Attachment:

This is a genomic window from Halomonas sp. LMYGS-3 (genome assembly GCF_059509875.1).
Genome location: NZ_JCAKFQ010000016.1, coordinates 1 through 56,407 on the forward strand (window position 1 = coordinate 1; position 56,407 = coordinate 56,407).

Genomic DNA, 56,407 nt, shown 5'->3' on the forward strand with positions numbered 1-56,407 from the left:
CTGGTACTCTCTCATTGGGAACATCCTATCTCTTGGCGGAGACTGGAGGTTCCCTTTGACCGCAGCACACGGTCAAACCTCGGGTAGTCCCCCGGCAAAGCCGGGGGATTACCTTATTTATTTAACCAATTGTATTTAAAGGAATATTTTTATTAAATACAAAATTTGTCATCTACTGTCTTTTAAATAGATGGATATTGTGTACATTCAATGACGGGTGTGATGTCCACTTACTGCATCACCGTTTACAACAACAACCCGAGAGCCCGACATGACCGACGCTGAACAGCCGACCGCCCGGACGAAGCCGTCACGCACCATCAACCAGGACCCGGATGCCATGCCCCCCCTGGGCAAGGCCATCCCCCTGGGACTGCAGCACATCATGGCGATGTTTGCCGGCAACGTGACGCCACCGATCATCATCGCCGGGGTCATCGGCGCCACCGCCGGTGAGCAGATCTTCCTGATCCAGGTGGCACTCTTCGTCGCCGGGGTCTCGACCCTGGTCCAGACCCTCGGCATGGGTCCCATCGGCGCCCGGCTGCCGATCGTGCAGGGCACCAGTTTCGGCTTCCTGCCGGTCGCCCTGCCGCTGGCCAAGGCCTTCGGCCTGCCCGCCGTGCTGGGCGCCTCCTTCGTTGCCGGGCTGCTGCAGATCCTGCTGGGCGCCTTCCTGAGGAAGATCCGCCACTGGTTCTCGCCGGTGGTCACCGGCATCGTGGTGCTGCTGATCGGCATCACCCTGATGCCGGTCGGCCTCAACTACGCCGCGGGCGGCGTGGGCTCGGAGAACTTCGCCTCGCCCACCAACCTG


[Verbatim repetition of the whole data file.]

This is a genomic window from Halomonas sp. LMYGS-3 (genome assembly GCF_059509875.1).
Genome location: NZ_JCAKFQ010000016.1, coordinates 1 through 56,407 on the forward strand (window position 1 = coordinate 1; position 56,407 = coordinate 56,407).

Genomic DNA, 56,407 nt, shown 5'->3' on the forward strand with positions numbered 1-56,407 from the left:
CTGGTACTCTCTCATTGGGAACATCCTATCTCTTGGCGGAGACTGGAGGTTCCCTTTGACCGCAGCACACGGTCAAACCTCGGGTAGTCCCCCGGCAAAGCCGGGGGATTACCTTATTTATTTAACCAATTGTATTTAAAGGAATATTTTTATTAAATACAAAATTTGTCATCTACTGTCTTTTAAATAGATGGATATTGTGTACATTCAATGACGGGTGTGATGTCCACTTACTGCATCACCGTTTACAACAACAACCCGAGAGCCCGACATGACCGACGCTGAACAGCCGACCGCCCGGACGAAGCCGTCACGCACCATCAACCAGGACCCGGATGCCATGCCCCCCCTGGGCAAGGCCATCCCCCTGGGACTGCAGCACATCATGGCGATGTTTGCCGGCAACGTGACGCCACCGATCATCATCGCCGGGGTCATCGGCGCCACCGCCGGTGAGCAGATCTTCCTGATCCAGGTGGCACTCTTCGTCGCCGGGGTCTCGACCCTGGTCCAGACCCTCGGCATGGGTCCCATCGGCGCCCGGCTGCCGATCGTGCAGGGCACCAGTTTCGGCTTCCTGCCGGTCGCCCTGCCGCTGGCCAAGGCCTTCGGCCTGCCCGCCGTGCTGGGCGCCTCCTTCGTTGCCGGGCTGCTGCAGATCCTGCTGGGCGCCTTCCTGAGGAAGATCCGCCACTGGTTCTCGCCGGTGGTCACCGGCATCGTGGTGCTGCTGATCGGCATCACCCTGATGCCGGTCGGCCTCAACTACGCCGCGGGCGGCGTGGGCTCGGAGAACTTCGCCTCGCCCACCAACCTG